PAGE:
I suddenly realized how the experience of life consists of experience and memory, and the memory is what get bent, twisted, painted, and formed into art. The shapes, the sequences, the sections all get transformed into something in an attempt to make reality bearable. The memories. Can they get purged, transformed?
Painting is a shortcut way. Sculpting even shorter. Words torment the mind, with their easy availability and their tantalizing waltz when spoken from others' lips.
What is it you want to say? I don't want to say anything, I just want to purge, to evacuate, to exhaust all the memories of the past, to cleanse the unlikeable, the less smooth, the uncomfortable.
Just say it! When I went to therapy I always found my words all tripped up. How to explain what happened over the last week and how it relates to my entire life in one hour felt so immense, so many options, so many ways to go about the task that my mind froze up. Everything that came out of my mouth sounding so pithy, somehow a shell of the original event, unable to accurately cast the proper shade to my emotions at that moment when such-and-such event with so-and-so person made me feel in such a way that revealed some key to unlocking my increasingly insuppressable anxiety.
Then, perhaps it was just in the moment that I could not find the right words. Perhaps, just perhaps, if I were to write everything down I could select the perfect word from a whole basket of words, at my fingertips, but then the memories get chopped up into a salad of bits and pieces, failing to come together into a memorable, savory experience.
Just write it. Even if it's the worst ever. Okay, here goes....
That couch. The material of that couch. If I can start by describing the material of that couch, perhaps we could get somewhere. A couch from childhood. Still you have no inkling of what it looked like. The material was scratchy plaid. Plaid for sure, various shades of tan and brown manmade material threads, acrylic perhaps? Tan and brown interwoven with white. The material was scratchy for sure, but not so scratchy that it was uncomfortable to sit on, the way some wool blankets, like Pendleton blankets, scratch your bare skin. This was scratchy material, but also rough, in the way that a couch salesman might indicate that the material was resistant to spills and stains because it was a rough material. This couch, this rough brown couch, is what could have cradled me into existence. This is my earliest memory. My face pressed against the back of the couch so as to block out any other visual experience in my field. And within this couch is my dad. He might as well BE this couch. Scratchy brown plaid.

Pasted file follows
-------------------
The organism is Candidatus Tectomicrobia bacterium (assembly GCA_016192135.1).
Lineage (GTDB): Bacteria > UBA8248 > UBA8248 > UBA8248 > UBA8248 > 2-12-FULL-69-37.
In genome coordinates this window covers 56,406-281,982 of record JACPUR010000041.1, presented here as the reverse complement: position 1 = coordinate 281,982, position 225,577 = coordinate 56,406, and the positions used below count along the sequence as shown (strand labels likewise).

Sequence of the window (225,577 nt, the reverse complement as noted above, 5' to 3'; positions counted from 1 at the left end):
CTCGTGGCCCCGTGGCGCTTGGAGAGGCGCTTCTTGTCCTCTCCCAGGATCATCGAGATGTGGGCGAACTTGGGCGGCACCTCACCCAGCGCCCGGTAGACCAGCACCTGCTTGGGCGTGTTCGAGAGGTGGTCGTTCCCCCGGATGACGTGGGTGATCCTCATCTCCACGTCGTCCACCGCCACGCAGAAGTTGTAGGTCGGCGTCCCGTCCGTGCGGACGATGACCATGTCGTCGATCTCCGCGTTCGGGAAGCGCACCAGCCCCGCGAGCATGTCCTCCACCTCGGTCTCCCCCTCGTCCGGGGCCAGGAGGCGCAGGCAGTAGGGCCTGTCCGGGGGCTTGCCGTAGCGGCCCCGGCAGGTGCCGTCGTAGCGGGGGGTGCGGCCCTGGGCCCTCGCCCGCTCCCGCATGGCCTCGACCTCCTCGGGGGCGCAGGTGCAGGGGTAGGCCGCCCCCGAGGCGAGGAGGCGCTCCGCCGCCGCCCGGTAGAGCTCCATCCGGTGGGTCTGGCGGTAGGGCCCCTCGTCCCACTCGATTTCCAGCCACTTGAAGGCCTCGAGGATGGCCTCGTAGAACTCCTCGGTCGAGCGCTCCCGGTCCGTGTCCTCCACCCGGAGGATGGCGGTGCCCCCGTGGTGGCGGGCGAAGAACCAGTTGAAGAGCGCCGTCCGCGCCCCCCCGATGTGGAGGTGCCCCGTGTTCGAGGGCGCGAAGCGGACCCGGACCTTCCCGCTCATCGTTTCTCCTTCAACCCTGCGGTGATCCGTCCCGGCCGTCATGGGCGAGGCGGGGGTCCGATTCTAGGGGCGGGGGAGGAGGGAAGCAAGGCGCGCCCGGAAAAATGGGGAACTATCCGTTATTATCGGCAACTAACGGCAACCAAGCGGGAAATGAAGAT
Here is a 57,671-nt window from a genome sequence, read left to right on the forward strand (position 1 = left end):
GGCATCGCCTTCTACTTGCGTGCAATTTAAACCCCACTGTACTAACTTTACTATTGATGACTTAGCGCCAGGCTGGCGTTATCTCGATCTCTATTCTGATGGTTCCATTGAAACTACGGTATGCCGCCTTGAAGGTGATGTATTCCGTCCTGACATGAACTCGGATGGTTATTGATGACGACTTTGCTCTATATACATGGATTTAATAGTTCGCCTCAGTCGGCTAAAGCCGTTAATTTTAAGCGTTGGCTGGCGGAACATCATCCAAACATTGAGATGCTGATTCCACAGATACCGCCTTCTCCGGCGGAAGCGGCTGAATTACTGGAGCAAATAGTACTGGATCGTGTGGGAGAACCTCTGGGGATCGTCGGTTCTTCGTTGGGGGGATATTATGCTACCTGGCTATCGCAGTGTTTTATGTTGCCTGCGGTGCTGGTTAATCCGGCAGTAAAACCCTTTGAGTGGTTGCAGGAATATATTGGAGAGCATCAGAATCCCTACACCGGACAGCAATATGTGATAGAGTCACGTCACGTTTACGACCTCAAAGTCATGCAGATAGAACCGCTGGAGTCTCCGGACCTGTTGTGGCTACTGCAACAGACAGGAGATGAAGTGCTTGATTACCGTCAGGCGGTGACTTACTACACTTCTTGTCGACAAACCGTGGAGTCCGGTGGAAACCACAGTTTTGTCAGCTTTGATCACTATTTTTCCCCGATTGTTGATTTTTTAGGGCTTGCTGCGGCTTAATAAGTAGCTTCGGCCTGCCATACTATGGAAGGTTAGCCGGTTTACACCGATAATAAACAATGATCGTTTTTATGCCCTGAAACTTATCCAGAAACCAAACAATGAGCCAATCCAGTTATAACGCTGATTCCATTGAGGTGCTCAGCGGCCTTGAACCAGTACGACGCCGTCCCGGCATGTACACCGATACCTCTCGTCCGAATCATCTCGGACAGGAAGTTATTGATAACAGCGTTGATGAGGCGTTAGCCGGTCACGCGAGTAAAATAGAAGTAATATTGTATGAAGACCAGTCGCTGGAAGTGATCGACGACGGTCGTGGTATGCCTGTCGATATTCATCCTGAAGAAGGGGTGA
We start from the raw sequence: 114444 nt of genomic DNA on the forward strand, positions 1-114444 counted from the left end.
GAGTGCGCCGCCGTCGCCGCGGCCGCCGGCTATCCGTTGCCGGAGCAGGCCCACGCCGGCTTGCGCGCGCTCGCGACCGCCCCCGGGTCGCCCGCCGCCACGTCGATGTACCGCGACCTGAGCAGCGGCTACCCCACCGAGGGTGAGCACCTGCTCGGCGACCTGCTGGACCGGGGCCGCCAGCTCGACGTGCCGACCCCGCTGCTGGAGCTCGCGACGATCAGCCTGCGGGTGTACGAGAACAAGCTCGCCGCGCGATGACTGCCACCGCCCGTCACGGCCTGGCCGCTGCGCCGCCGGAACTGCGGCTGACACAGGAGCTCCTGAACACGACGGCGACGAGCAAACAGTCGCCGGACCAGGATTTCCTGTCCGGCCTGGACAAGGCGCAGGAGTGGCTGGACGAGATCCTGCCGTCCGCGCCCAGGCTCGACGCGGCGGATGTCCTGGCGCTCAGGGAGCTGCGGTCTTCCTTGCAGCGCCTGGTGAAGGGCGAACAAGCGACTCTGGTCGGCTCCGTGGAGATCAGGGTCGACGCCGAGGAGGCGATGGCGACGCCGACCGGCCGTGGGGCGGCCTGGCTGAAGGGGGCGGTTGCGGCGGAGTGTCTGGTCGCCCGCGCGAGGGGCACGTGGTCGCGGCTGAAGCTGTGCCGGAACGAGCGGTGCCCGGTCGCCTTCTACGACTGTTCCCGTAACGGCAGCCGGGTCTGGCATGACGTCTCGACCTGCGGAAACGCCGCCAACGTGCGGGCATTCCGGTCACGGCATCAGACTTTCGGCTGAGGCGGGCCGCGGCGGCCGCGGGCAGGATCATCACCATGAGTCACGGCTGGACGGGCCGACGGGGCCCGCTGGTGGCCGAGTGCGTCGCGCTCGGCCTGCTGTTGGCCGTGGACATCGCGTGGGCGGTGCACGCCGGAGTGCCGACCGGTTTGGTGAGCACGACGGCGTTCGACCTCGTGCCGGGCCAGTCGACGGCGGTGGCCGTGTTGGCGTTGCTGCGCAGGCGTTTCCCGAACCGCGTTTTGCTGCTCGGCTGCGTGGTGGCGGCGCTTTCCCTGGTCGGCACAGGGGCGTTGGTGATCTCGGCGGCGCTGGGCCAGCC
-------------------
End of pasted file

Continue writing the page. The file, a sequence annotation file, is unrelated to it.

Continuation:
This memory of this couch was brought to my attention when I was a teenager and I went to the coffee shop with my high school friend to listen to jazz. We smoked pot in the car, after it was parked in front of a little house in the old downtown suburbs. Then we walked to the cafe to listen to the jazz. I sat at the little table in the cafe, with my little purchased coffee drink, with my face propped up by my right arm resting on my right cheek bone, my jaw slacked with the effect of the cannabis, listening to the jazz and seeing that couch and other long-lost childhood memories washing over me. In some ways, the memories were fleeting, they would barrel down on me and I would be immersed in feelings of joy and confusion, surrounded by old maid cards where I could see every pair, every dole occupation, the fisherman, the carpenter, the florist with her tabby cat, and then in other ways the memories would stamp themselves upon my mind in a way that couldn't have happened without the drug. The very act of recalling them, made them more available to me for later dates.
I'm starting to see the same thing with dreams. If I can remember them then they become so much more a part of my real life. I can relate to them in the same way that I would to a long-lost memory, trying to turn it around in my mind to see the different angles.
But the thing about childhood memories is that they don't have very many sides to them. They remain one-sided, from the side of the child, that imperfect human.
When I ran down that hill to see the neighbor's dog and it jumped on me and I fell under it's great hairy weight, I will always be the one who fell in that memory. But my challenge, as an adult is to see it from another point of view, that of the benign, omniscient adult.